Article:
“New manufactured housing is a fantastic opportunity for people in this area, it’s also just as likely to burn up in a forest fire due to lack of fire hydrants, or have a failing septic tank in a few years. Let’s see them put some money where their morals are,” he added.

Woodfin seeks ability to lower stormwater fee

Councilmembers also unanimously approved a resolution requesting the N.C. General Assembly to consider legislation that would enable the town to lower its recently implemented stormwater fee.

The resolution requests that the town be allowed to include the stormwater fee on residents’ property tax bill, which would almost assuredly increase compliance. Ten other municipalities in the state collect stormwater fees in this way, according to a state law.

About 85% of property owners paid their 2023 stormwater fee, billed last summer for the first time to comply with a state-issued municipal stormwater permit. Property taxes, collected by Buncombe County, are paid at a rate of 99.8% by Woodfin residents. Therefore, higher compliance would enable the town to lower its fees by about 15% without losing revenue, Edgerton said.

“Woodfin doesn’t bill for trash collection services or any other service. Therefore, there’s no mechanism to collect that fee other than to send out a separate, standalone bill. When you do that, you naturally have lower rates of payment,” he said.

The stormwater fee, used to help keep runoff out of the river and limit erosion, is billed based on the amount of impervious surface area on a property. The rates range from about $41 to $187 annually for single-family residences.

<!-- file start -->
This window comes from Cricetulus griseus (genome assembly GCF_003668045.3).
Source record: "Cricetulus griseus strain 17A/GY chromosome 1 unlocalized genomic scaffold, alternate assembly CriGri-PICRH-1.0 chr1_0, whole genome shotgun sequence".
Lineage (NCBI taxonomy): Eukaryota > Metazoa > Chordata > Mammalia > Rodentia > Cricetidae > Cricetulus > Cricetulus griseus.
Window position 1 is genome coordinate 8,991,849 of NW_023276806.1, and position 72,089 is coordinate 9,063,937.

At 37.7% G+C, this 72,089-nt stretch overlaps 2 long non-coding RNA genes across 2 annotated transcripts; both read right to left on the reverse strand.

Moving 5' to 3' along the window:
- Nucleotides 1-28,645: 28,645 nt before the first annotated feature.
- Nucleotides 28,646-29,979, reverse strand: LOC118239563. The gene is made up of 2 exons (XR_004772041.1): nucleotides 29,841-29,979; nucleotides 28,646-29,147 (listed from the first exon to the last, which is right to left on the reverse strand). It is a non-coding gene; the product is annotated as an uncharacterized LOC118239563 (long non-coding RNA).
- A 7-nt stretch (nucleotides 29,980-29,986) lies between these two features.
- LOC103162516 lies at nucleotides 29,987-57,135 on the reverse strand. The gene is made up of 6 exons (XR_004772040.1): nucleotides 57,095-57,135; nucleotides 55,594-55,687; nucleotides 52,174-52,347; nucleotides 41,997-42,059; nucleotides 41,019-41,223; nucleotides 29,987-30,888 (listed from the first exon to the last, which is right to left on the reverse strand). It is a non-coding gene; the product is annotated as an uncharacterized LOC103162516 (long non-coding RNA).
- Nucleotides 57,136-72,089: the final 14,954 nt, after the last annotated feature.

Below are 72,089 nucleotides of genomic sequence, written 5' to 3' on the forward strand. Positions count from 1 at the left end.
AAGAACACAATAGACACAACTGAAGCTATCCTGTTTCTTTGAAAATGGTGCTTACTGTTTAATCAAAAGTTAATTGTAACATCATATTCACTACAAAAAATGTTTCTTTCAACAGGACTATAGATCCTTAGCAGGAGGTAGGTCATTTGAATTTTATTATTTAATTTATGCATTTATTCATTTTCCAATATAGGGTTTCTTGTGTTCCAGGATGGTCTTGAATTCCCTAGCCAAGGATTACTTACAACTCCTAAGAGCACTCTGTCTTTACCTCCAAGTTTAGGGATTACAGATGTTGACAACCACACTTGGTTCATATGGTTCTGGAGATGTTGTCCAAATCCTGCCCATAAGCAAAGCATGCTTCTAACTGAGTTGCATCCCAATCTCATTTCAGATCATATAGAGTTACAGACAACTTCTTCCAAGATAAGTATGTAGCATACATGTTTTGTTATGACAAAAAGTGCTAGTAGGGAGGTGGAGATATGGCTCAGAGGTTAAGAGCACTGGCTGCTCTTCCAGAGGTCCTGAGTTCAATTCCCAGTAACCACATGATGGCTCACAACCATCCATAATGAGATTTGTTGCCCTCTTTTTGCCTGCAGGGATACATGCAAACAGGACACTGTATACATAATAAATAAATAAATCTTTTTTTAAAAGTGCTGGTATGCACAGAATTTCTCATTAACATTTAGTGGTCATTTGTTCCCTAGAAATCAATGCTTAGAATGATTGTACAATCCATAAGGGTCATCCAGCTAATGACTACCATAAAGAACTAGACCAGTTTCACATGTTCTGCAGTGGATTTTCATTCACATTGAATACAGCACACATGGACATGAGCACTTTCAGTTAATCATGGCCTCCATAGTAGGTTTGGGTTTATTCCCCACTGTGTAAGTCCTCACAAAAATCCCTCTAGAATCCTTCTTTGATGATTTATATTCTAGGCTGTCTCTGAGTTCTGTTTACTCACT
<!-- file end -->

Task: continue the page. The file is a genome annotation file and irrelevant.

The fee was the impetus for renewed de-annexation efforts west of the river, as many residents balked at paying an additional bill from the town for services that they say they don’t benefit from, launching a conversation that unearthed nearly two decades of frustrations with the town.

Parton is concerned that tying the stormwater fee to property taxes might affect the town’s previous promise in the February community meeting that no one would lose their home because of stormwater fees.

Tuch said any bill resulting from the resolution would simply allow the county to collect the stormwater fee with the property tax bill, it doesn’t combine the two. Therefore, people will not be kicked out of their homes for non-payment, she said on March 21.

Tuch clarified March 25 to say that if both property taxes and the stormwater fee remain unpaid for an extended period, the county could move towards a tax foreclosure, hypothetically. She doesn’t believe an unpaid stormwater fee on its own would warrant that process, however.



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2 thoughts on “Woodfin loosens manufactured housing rules

  1. T100

    Asheville City Council: We DESPERATELY need more affordable housing!!!
    Citizen: RV housing and single wide manufactured housing constitute the MOST affordable housing there is!!
    Asheville City Council: Eeeeewwwwe. We can’t have any nasty trailer parks in our beautiful city. We prefer homeless living in tents or under bridges .

    • Jt

      Do you want ratty trailer parks next door to you? Most of us don’t. It’s a highly inefficient use of increasingly expensive land, as cheap housing should be dense multi- units built out of real materials that last for 50 years. Trailer parks have little value. They’re exceedingly unattractive, far more so than apartment buildings. They’re also in demand as drug dens. No community is improved by trailer parks.